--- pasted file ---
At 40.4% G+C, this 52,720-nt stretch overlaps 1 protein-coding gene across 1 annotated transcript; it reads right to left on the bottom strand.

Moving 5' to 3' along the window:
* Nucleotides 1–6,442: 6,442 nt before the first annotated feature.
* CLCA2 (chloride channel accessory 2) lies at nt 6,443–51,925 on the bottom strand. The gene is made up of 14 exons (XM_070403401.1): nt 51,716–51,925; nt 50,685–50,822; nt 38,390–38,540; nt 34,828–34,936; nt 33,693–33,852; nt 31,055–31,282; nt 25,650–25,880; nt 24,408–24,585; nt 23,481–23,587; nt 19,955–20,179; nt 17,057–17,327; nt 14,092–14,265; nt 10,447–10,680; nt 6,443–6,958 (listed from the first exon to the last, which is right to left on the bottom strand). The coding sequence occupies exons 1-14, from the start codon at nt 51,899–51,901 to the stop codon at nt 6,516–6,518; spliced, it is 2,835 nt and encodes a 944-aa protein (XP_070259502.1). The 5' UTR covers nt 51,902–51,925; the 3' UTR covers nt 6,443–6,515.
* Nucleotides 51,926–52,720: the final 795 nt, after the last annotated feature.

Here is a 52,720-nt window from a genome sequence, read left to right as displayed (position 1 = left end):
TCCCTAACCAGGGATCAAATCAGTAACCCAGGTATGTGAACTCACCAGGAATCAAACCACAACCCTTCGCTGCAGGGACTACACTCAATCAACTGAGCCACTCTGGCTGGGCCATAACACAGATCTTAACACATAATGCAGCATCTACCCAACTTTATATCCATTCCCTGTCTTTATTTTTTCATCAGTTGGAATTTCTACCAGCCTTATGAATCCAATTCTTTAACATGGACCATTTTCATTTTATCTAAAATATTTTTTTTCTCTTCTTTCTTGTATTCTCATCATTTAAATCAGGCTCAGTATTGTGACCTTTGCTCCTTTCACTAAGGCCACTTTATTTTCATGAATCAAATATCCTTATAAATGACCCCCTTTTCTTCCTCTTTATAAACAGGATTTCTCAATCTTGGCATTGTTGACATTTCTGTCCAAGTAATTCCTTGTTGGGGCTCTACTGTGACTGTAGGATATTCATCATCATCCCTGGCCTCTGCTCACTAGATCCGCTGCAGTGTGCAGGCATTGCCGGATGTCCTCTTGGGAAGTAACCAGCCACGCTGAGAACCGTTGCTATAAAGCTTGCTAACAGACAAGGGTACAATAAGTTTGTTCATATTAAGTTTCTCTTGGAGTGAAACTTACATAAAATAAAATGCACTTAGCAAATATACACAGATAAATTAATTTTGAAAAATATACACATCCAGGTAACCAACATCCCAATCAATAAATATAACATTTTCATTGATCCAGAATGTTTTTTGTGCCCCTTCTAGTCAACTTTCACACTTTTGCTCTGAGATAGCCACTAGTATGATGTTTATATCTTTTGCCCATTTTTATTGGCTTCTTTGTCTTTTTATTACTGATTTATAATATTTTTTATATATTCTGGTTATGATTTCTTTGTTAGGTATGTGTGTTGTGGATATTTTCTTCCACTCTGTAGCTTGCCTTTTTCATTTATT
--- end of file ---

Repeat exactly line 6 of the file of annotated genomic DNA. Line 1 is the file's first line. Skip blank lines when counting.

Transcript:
Here is a 52,720-nt window from a genome sequence, read left to right as displayed (position 1 = left end):